Memristive model of amoeba's learning


Recently, behavioural intelligence of the plasmodia of the true slime mold has been demonstrated. It was shown that a large amoeba-like cell Physarum polycephalum subject to a pattern of periodic environmental changes learns and changes its behaviour in anticipation of the next stimulus to come. Currently, it is not known what specific mechanisms are responsible for such behaviour. Here, we show that such behaviour can be mapped into the response of a simple electronic circuit consisting of an LC contour and a memory-resistor (a memristor) to a train of voltage pulses that mimic environment changes. We identify a possible microscopic origin of the memristive behaviour in the Physarum polycephalum, which together with the naturally occurring biological oscillators, forms the basis of the amoeba's learning. These microscopic memristive features are likely to occur in other unicellular as well as multicellular organisms, albeit in different forms. Therefore, the above memristive circuit model, which has learning properties, is useful to better understand the origins of primitive intelligence.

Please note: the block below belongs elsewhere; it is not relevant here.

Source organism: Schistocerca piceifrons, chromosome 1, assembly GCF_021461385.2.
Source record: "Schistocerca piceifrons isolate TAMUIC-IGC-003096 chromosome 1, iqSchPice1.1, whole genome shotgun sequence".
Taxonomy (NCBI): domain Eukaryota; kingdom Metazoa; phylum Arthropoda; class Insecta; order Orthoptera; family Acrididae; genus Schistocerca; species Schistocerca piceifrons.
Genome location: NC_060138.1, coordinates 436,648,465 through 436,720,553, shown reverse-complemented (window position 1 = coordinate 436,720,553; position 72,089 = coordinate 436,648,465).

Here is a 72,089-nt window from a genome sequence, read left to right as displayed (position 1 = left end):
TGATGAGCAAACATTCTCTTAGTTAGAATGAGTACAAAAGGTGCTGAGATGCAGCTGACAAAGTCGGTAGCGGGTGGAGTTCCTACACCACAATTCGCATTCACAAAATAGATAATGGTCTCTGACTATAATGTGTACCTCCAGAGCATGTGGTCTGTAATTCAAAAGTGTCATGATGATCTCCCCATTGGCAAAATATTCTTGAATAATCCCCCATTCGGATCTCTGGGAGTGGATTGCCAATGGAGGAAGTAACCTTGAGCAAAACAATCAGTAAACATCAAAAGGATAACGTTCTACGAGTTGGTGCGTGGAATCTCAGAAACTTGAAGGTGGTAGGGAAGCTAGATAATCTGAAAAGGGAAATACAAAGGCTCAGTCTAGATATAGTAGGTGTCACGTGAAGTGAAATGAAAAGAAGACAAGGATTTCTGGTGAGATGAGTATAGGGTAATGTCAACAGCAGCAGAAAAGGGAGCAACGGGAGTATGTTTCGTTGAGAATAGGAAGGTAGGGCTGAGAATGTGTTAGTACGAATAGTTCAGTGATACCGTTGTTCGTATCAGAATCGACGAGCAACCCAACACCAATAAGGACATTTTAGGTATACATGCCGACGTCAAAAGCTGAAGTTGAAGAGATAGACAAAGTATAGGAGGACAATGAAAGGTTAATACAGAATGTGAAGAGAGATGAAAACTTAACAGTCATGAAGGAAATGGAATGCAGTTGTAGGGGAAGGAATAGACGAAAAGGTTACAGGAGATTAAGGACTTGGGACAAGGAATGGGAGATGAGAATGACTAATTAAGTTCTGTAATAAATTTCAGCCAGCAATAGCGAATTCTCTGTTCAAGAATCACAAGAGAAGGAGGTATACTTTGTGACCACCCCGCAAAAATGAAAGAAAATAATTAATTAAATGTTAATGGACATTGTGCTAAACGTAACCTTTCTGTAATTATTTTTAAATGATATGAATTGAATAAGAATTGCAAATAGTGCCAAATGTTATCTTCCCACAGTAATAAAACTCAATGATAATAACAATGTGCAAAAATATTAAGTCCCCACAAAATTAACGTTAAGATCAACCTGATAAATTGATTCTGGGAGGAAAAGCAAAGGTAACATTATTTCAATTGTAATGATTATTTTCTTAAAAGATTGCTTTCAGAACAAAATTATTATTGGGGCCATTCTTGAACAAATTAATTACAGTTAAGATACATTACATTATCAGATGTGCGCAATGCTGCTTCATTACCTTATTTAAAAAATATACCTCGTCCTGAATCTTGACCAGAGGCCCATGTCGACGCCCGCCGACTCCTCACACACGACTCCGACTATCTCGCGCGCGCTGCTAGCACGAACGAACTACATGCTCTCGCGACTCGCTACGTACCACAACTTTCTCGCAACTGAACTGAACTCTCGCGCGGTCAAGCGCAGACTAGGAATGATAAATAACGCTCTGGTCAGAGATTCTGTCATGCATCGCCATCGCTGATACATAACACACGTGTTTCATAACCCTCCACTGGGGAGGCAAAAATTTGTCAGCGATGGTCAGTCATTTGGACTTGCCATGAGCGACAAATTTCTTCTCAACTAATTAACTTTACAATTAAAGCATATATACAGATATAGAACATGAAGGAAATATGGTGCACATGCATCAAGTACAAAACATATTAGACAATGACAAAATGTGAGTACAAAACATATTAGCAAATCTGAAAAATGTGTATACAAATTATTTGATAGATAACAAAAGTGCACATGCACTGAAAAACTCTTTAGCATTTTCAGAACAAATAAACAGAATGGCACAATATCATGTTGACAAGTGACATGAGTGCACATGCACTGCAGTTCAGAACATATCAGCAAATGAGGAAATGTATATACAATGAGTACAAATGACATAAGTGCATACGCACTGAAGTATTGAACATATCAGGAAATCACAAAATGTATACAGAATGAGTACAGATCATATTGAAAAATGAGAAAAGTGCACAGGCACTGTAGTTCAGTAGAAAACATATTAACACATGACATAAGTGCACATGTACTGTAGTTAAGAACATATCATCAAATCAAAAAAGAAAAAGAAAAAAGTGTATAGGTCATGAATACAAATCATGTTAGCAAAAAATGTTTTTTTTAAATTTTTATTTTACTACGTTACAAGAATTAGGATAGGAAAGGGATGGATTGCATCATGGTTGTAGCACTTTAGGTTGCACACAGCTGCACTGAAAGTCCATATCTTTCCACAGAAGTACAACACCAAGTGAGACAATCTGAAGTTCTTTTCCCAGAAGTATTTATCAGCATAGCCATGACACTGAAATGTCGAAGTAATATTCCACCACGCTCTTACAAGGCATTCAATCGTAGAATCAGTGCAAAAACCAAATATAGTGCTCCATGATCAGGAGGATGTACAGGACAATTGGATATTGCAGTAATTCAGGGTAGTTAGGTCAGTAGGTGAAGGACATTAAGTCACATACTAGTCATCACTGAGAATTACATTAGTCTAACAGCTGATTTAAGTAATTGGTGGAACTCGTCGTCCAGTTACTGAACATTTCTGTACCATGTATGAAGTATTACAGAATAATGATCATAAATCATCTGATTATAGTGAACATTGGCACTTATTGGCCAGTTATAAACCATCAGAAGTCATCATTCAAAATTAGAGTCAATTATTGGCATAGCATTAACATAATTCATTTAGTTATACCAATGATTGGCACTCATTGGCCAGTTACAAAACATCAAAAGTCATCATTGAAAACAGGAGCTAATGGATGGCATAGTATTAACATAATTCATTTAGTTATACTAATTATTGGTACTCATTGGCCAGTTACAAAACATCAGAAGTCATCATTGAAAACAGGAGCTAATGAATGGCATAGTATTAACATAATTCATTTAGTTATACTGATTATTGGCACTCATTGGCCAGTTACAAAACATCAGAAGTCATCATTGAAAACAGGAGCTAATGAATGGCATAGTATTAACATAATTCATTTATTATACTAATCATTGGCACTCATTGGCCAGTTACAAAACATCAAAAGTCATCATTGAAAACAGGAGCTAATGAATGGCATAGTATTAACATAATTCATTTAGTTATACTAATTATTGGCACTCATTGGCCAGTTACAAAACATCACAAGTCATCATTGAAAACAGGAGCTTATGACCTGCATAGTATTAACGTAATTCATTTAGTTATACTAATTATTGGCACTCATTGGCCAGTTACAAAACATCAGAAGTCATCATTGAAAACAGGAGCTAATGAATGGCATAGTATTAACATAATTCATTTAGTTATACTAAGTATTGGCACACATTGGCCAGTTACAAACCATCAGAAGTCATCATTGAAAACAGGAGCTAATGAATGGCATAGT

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Correspondence to Yuriy Pershin or Massimiliano Di Ventra.

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Pershin, Y., La Fontaine, S. & Di Ventra, M. Memristive model of amoeba's learning. Nat Prec (2008).

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  • primitive intelligence
  • cellular intelligence
  • amoeba
  • oscillator
  • learning
  • modeling
  • behavior

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